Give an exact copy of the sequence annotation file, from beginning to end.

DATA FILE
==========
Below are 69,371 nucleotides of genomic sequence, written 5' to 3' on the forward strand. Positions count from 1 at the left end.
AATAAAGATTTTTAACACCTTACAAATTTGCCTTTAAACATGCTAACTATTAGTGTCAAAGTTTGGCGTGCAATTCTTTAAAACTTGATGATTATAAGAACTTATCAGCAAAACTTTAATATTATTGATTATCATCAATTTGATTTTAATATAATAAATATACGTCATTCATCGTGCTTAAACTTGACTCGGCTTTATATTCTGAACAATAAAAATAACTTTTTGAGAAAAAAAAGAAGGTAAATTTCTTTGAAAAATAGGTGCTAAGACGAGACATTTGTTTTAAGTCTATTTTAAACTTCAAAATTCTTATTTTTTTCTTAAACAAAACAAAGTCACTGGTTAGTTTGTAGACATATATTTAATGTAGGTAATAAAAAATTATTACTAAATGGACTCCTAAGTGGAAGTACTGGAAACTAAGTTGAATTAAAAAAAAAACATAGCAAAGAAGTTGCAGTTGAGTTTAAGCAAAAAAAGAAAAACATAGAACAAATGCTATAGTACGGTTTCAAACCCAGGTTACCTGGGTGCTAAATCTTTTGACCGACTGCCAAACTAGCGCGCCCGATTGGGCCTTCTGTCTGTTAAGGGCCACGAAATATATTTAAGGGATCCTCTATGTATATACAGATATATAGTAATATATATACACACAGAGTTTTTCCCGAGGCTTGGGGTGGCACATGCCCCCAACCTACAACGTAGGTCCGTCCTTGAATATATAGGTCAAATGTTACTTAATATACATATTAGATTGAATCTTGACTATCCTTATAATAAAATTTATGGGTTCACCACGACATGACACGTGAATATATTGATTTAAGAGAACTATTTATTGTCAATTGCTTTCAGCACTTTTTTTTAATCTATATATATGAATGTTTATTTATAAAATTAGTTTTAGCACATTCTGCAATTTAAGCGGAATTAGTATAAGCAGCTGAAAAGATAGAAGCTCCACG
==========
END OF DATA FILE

Below are 69,371 nucleotides of genomic sequence, written 5' to 3' on the forward strand. Positions count from 1 at the left end.
AATAAAGATTTTTAACACCTTACAAATTTGCCTTTAAACATGCTAACTATTAGTGTCAAAGTTTGGCGTGCAATTCTTTAAAACTTGATGATTATAAGAACTTATCAGCAAAACTTTAATATTATTGATTATCATCAATTTGATTTTAATATAATAAATATACGTCATTCATCGTGCTTAAACTTGACTCGGCTTTATATTCTGAACAATAAAAATAACTTTTTGAGAAAAAAAAGAAGGTAAATTTCTTTGAAAAATAGGTGCTAAGACGAGACATTTGTTTTAAGTCTATTTTAAACTTCAAAATTCTTATTTTTTTCTTAAACAAAACAAAGTCACTGGTTAGTTTGTAGACATATATTTAATGTAGGTAATAAAAAATTATTACTAAATGGACTCCTAAGTGGAAGTACTGGAAACTAAGTTGAATTAAAAAAAAAACATAGCAAAGAAGTTGCAGTTGAGTTTAAGCAAAAAAAGAAAAACATAGAACAAATGCTATAGTACGGTTTCAAACCCAGGTTACCTGGGTGCTAAATCTTTTGACCGACTGCCAAACTAGCGCGCCCGATTGGGCCTTCTGTCTGTTAAGGGCCACGAAATATATTTAAGGGATCCTCTATGTATATACAGATATATAGTAATATATATACACACAGAGTTTTTCCCGAGGCTTGGGGTGGCACATGCCCCCAACCTACAACGTAGGTCCGTCCTTGAATATATAGGTCAAATGTTACTTAATATACATATTAGATTGAATCTTGACTATCCTTATAATAAAATTTATGGGTTCACCACGACATGACACGTGAATATATTGATTTAAGAGAACTATTTATTGTCAATTGCTTTCAGCACTTTTTTTTAATCTATATATATGAATGTTTATTTATAAAATTAGTTTTAGCACATTCTGCAATTTAAGCGGAATTAGTATAAGCAGCTGAAAAGATAGAAGCTCCACG